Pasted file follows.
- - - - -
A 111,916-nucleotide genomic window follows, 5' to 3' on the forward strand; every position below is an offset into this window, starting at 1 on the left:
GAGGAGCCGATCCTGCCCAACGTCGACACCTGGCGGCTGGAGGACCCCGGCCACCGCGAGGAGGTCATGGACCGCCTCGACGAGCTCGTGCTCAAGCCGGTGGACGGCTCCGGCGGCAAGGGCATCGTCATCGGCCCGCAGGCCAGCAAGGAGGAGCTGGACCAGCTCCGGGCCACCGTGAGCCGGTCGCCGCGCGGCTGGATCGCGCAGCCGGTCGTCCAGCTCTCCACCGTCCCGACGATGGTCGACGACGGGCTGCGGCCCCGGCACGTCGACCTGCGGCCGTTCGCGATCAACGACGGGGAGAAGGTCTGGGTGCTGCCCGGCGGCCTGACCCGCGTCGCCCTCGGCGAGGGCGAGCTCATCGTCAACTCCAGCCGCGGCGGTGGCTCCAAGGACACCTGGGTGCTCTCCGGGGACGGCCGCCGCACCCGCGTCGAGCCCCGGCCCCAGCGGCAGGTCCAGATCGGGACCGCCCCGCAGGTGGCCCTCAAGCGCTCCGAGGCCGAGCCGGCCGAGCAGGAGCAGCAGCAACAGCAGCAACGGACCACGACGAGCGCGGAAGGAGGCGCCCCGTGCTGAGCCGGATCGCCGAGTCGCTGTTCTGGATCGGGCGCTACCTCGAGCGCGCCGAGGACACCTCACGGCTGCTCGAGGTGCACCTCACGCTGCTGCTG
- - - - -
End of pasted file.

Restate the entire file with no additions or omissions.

A 111,916-nucleotide genomic window follows, 5' to 3' on the forward strand; every position below is an offset into this window, starting at 1 on the left:
GAGGAGCCGATCCTGCCCAACGTCGACACCTGGCGGCTGGAGGACCCCGGCCACCGCGAGGAGGTCATGGACCGCCTCGACGAGCTCGTGCTCAAGCCGGTGGACGGCTCCGGCGGCAAGGGCATCGTCATCGGCCCGCAGGCCAGCAAGGAGGAGCTGGACCAGCTCCGGGCCACCGTGAGCCGGTCGCCGCGCGGCTGGATCGCGCAGCCGGTCGTCCAGCTCTCCACCGTCCCGACGATGGTCGACGACGGGCTGCGGCCCCGGCACGTCGACCTGCGGCCGTTCGCGATCAACGACGGGGAGAAGGTCTGGGTGCTGCCCGGCGGCCTGACCCGCGTCGCCCTCGGCGAGGGCGAGCTCATCGTCAACTCCAGCCGCGGCGGTGGCTCCAAGGACACCTGGGTGCTCTCCGGGGACGGCCGCCGCACCCGCGTCGAGCCCCGGCCCCAGCGGCAGGTCCAGATCGGGACCGCCCCGCAGGTGGCCCTCAAGCGCTCCGAGGCCGAGCCGGCCGAGCAGGAGCAGCAGCAACAGCAGCAACGGACCACGACGAGCGCGGAAGGAGGCGCCCCGTGCTGAGCCGGATCGCCGAGTCGCTGTTCTGGATCGGGCGCTACCTCGAGCGCGCCGAGGACACCTCACGGCTGCTCGAGGTGCACCTCACGCTGCTGCTG